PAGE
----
View Full Version : True story (?)

14th Dec 2012, 13:25
Many years ago I heard or read a story concerning a 'small' aircraft fire on the ground at what I guessed to be a south European airfield. The gist of it was a fire that began with a hot start and the subsequent attempts by the local fire brigade to get out there and put it out. Owing to their failure even to get the fire truck started (it was eventually pushed out by another vehicle) the fire took hold on the dry grass nearby. I would be very grateful if anyone out there in Pruneland can fill me in on the details.

14th Dec 2012, 16:11
This isn't the mishap mentioned (this example is not a small aircraft).

But even with a B767 ground mishap, this case has neither any NTSB rpt nor any mention in the FAA's ASIAS dB.


Re the 2Jun2006 fire near N330AA, on ground at LAX:
Excerpt, from CF6-80 failure ravages American 767-200ER (http://www.flightglobal.com/news/articles/cf6-80-failure-ravages-american-767-200er-207176/)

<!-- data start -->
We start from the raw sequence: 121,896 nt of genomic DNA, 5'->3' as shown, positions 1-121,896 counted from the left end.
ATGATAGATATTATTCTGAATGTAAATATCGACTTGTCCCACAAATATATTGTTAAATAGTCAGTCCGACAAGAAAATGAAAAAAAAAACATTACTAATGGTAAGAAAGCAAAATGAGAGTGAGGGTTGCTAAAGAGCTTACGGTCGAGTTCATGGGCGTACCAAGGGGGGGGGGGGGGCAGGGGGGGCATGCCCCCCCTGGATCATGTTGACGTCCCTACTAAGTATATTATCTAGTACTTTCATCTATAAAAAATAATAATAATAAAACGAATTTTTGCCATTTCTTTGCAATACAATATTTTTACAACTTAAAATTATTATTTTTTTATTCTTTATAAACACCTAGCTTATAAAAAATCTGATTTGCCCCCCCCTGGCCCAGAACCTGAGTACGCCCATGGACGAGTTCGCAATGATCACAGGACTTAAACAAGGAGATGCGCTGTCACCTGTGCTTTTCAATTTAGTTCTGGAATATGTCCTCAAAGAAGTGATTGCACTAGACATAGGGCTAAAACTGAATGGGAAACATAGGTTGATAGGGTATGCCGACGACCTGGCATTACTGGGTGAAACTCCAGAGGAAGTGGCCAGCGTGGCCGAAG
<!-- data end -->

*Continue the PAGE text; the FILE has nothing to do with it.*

... uncontained engine failure which caused extensive damage ... Boeing 767-200 at Los Angeles ... N330AA ... ground run-up ... No.1 engine ... CF6-80A ... HPT disc ruptured, puncturing the fuel tank in the wing near the trailing edge, slicing partially through the belly of the aircraft and damaging the keel beam. The No.2 engine was also damaged by the exploding debris and the fuel tank on the right wing punctured.... wing puncture ... fuel to be spilled on the tarmac ... a fuel line rupture caused a major fire which engulfed the wing and the rear fuselage before it was put out. ... fire department was close by ... fire under control ... damage to the wing trailing edge, flaps, aft fuselage, fuel tanks on both sides and the keel beam ... surrounding runways and taxiways were closed off ... Parts of the second HPT disc ... still missing ...

18th Dec 2012, 07:24
But even with a B767 ground mishap, this case has neither any NTSB rpt nor any mention in the FAA's ASIAS dB.

That's standard.

The ICAO definition of a (reportable) accident is:

"An occurrence associated with the operation of an aircraft which, in the case of a manned aircraft, takes place between the time any person boards the aircraft with the intention of flight until such time as all persons have disembarked..."

So it specifically excludes incidents occurring during maintenance, ground running, etc, which is why they don't appear in accident databases.